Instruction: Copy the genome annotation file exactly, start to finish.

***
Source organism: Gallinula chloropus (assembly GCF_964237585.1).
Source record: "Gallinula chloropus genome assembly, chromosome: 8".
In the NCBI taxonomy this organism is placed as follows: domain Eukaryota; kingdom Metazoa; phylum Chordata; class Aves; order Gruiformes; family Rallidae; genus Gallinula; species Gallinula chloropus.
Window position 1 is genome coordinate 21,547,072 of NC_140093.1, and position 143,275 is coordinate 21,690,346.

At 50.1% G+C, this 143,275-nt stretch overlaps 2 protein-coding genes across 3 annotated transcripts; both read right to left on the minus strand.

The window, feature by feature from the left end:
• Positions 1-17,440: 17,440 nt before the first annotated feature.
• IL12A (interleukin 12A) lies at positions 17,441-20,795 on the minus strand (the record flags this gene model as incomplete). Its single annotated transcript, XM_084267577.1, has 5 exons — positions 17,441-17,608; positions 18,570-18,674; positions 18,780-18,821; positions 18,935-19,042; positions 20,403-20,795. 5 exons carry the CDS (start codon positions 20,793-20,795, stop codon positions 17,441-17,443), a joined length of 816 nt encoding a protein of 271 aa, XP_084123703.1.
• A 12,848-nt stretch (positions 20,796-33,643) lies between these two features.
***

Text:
Source organism: Gallinula chloropus (assembly GCF_964237585.1).
Source record: "Gallinula chloropus genome assembly, chromosome: 8".
In the NCBI taxonomy this organism is placed as follows: domain Eukaryota; kingdom Metazoa; phylum Chordata; class Aves; order Gruiformes; family Rallidae; genus Gallinula; species Gallinula chloropus.
Window position 1 is genome coordinate 21,547,072 of NC_140093.1, and position 143,275 is coordinate 21,690,346.

At 50.1% G+C, this 143,275-nt stretch overlaps 2 protein-coding genes across 3 annotated transcripts; both read right to left on the minus strand.

The window, feature by feature from the left end:
• Positions 1-17,440: 17,440 nt before the first annotated feature.
• IL12A (interleukin 12A) lies at positions 17,441-20,795 on the minus strand (the record flags this gene model as incomplete). Its single annotated transcript, XM_084267577.1, has 5 exons — positions 17,441-17,608; positions 18,570-18,674; positions 18,780-18,821; positions 18,935-19,042; positions 20,403-20,795. 5 exons carry the CDS (start codon positions 20,793-20,795, stop codon positions 17,441-17,443), a joined length of 816 nt encoding a protein of 271 aa, XP_084123703.1.
• A 12,848-nt stretch (positions 20,796-33,643) lies between these two features.